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Discussion in 'Railway History & Nostalgia' started by PaxmanValenta, 14 May 2015.
Do steam locomotives in Britain built before the 1960s have any asbestos in any parts of them?
Do you mean locomotives currently in existence?
Asbestos lagging was used extensively around boilers and cylinders up until the late 1960's. No working steam loco that I am aware of in the UK still has any asbestos lagging, though several non-working locos retain their asbestos. The Isle of Man Steam Railway for example has a Beyer-Peacock 2-4-0T in a hermetically sealed section of their sheds because it contains asbestos.
I believe there are on or two non restored locos that have some asbestos still on them.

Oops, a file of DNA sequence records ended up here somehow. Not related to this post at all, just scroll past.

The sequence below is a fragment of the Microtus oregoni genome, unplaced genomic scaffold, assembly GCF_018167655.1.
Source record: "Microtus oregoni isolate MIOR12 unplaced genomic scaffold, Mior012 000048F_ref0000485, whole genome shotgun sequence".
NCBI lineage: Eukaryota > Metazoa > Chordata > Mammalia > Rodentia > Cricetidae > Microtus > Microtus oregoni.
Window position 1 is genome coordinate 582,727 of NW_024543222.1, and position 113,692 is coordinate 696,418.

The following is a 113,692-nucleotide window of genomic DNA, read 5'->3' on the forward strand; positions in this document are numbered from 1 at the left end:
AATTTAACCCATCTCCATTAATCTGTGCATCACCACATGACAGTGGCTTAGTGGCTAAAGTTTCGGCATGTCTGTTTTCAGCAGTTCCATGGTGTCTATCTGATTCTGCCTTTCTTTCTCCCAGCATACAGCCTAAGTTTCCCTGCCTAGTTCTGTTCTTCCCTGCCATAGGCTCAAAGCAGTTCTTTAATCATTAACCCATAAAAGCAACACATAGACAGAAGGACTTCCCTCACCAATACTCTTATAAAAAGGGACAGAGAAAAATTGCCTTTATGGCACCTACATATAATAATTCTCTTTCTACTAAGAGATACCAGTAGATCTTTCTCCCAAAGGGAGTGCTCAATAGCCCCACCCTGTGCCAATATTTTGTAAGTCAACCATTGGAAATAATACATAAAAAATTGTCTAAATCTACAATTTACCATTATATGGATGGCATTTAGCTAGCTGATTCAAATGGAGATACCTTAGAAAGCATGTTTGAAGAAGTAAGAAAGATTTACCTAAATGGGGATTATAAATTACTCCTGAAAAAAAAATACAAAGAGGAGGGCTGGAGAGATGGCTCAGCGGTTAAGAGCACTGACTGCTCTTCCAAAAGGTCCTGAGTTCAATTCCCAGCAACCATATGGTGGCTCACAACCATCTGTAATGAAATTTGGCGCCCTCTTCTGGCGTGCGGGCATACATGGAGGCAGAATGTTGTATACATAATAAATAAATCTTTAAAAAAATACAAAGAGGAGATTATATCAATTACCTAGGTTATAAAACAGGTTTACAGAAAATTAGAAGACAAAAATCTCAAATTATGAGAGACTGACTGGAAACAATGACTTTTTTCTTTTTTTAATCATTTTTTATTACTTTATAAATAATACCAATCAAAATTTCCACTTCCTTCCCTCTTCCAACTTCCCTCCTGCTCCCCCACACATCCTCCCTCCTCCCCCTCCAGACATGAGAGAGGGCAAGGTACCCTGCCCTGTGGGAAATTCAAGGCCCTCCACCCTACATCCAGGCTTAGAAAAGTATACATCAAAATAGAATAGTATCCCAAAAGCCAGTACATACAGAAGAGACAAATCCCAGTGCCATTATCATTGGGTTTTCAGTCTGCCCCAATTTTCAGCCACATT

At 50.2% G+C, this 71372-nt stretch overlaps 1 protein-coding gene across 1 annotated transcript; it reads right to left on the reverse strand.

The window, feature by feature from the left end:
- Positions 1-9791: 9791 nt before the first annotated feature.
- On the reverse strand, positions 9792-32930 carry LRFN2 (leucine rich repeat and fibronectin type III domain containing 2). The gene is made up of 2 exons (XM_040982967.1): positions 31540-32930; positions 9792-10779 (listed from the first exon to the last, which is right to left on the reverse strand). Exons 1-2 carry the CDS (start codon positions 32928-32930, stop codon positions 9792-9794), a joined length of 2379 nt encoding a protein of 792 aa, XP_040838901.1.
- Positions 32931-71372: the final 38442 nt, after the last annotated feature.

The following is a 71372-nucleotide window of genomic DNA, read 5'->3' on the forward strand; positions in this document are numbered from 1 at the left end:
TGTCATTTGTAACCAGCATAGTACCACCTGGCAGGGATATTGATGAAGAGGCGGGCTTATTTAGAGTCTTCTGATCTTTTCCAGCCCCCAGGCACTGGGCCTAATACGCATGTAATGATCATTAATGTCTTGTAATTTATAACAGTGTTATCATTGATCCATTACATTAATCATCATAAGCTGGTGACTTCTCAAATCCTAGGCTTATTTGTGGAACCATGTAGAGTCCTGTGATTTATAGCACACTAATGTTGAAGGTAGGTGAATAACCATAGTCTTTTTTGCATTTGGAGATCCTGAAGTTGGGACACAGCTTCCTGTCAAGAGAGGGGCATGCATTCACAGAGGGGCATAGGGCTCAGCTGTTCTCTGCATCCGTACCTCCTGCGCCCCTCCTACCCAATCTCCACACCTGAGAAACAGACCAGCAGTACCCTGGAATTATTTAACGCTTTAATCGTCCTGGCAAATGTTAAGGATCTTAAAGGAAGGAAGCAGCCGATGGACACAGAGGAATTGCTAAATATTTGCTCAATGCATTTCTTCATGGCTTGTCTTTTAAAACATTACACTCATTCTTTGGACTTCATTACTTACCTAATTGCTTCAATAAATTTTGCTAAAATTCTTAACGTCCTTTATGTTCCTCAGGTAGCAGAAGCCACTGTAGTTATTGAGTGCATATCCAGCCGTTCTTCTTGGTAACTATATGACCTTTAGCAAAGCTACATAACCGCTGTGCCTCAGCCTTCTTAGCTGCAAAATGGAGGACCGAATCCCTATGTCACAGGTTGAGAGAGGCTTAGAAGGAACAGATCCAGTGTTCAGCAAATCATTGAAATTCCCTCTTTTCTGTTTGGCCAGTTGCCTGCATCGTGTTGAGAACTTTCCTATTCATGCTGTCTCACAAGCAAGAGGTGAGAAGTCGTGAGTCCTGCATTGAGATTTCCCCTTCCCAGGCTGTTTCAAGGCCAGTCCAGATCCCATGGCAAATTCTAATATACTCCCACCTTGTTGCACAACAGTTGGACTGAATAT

As well as boiler/cylinder lagging, there is graphited asbestos used in stuffing glands and also for mudhole/manhole door joints, It was also widely used in sheet material used for making steam-tight joints and it not unreasonable to expect that some of this may still be encountered. Whilst it is now illegal to sell asbestos-based products for the above purposes, I do not believe it is illegal to use it (for example if you have the materials in stock).
The presence of asbestos is one of the reasons why it's unlikely that 46235 "City of Birmingham" will be released from the "Think Tank" in Birmingham any time soon, I understand.